Pakistan's spy agency arrested three senior members of al-Qaida in an operation assisted by American intelligence, the army said Monday.
An army statement identified the most senior detainee as Younis al-Mauritani, who it said had been tasked by Osama bin Laden with targeting Western economic interests worldwide.
Potential targets included gas and oil pipelines, power-generating dams, and oil tankers through the use of explosive-laden speed boats in international waters, NBC News’ Amna Nawaz reported from Pakistan.
A Pakistani military spokesman called al-Mauritani's arrest "critical" and that it had dealt "another fatal blow" to al-Qaida, Nawaz reported.
The military statement said the arrests took place in the southwestern city of Quetta, but did not say when.
Pakistan's Inter-Services Intelligence agency has cooperated with the CIA over the last 10 years to arrest scores of al-Qaida suspects, but ties between the two agencies have suffered greatly in recent months over CIA drone strikes inside Pakistani territory and the unilateral American raid that killed bin Laden.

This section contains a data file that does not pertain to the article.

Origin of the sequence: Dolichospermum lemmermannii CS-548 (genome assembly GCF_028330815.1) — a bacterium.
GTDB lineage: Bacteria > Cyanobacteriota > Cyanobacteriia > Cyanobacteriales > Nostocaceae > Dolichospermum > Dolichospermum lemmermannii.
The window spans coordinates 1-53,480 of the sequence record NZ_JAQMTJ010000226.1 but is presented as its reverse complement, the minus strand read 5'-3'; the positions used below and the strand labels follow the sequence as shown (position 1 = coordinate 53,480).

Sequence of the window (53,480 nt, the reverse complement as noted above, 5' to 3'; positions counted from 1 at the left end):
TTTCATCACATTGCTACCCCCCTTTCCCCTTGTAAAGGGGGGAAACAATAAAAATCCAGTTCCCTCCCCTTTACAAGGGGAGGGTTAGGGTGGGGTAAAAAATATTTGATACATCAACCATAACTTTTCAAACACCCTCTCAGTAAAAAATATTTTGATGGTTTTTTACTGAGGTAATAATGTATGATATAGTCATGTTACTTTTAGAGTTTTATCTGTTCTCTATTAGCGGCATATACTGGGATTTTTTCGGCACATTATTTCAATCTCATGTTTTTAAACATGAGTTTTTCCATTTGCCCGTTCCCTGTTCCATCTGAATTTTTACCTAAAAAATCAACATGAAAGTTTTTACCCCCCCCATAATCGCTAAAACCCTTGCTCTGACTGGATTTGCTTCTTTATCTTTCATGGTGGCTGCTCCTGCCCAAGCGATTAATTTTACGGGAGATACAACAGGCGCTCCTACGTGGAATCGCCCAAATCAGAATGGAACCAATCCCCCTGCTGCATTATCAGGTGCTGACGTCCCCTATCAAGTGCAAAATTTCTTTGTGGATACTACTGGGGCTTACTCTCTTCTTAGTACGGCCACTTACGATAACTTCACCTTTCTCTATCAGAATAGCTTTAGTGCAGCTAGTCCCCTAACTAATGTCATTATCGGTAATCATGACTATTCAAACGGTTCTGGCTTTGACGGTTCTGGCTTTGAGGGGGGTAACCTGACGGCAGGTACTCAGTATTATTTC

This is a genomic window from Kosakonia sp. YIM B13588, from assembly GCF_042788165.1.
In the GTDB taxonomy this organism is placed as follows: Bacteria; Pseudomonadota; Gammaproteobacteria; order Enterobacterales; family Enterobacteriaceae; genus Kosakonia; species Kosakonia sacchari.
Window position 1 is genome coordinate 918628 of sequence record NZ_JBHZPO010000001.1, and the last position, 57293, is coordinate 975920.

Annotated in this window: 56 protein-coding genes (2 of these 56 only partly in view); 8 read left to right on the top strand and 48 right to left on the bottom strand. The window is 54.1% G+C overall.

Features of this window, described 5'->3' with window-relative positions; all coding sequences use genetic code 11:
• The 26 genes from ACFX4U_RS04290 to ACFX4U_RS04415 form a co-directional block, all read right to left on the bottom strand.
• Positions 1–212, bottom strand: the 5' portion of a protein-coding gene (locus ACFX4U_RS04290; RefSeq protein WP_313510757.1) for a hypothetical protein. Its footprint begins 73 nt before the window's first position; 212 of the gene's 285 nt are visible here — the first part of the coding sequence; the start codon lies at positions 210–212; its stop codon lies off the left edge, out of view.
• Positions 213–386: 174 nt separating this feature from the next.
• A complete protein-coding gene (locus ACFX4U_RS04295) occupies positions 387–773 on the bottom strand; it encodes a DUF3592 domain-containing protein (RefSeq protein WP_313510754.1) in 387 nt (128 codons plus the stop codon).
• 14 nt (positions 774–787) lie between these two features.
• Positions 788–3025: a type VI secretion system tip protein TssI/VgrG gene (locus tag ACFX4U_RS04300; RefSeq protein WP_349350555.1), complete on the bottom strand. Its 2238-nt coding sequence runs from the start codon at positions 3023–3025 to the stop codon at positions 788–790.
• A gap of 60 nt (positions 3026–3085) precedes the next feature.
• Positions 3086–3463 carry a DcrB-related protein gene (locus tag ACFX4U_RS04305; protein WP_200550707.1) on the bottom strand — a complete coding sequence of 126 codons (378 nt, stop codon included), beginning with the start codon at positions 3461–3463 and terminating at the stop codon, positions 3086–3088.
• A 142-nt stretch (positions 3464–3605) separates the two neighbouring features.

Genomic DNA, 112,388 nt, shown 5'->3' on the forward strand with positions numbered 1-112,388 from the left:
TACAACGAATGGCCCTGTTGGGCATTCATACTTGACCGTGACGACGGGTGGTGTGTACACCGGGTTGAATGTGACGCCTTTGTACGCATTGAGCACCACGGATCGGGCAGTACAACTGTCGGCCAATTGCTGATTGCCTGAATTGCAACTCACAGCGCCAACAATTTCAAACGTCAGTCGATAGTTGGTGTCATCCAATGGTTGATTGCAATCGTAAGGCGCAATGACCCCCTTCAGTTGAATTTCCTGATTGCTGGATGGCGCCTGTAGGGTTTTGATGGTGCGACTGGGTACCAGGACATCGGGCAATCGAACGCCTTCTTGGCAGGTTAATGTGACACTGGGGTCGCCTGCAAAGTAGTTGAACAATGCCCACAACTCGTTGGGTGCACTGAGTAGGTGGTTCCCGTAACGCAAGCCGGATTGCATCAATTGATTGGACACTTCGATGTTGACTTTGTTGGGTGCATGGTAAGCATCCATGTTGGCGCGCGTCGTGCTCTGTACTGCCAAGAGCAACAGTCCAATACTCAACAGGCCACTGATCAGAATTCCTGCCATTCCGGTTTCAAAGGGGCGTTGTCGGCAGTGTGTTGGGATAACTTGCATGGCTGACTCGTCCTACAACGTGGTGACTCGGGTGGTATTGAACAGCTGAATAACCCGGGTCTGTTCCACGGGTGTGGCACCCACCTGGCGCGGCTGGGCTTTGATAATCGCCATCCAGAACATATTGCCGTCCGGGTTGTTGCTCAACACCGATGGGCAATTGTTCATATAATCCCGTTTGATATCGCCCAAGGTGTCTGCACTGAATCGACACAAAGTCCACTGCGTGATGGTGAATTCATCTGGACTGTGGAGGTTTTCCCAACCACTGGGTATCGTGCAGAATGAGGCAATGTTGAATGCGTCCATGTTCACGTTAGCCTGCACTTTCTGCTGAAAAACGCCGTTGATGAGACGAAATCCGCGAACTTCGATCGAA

The unusual announcement of the arrest of the three appears to signal that the relationship could be warming.
"This operation was planned and conducted with technical assistance of United State Intelligence Agencies with whom Inter-Services Intelligence has a strong, historic intelligence relationship. Both Pakistan and United States Intelligence agencies continue to work closely together to enhance security of their respective nations," the statement said.
Many top al-Qaida commanders are believed to live in Pakistan, and getting Islamabad's cooperation in cracking down on the network has been a top American goal since the Sept 11, 2001, attacks. U.S. officials have recently claimed al-Qaida's capabilities have been seriously weakened due to drone strikes and arrests in recent years.
U.S. officials have said al-Qaida's deputy chief, Libyan national Atiyah abd al-Rahman, was killed in a U.S. drone strike in Pakistan near the Afghan border on Aug. 22. But Pakistan officials have not confirmed his death.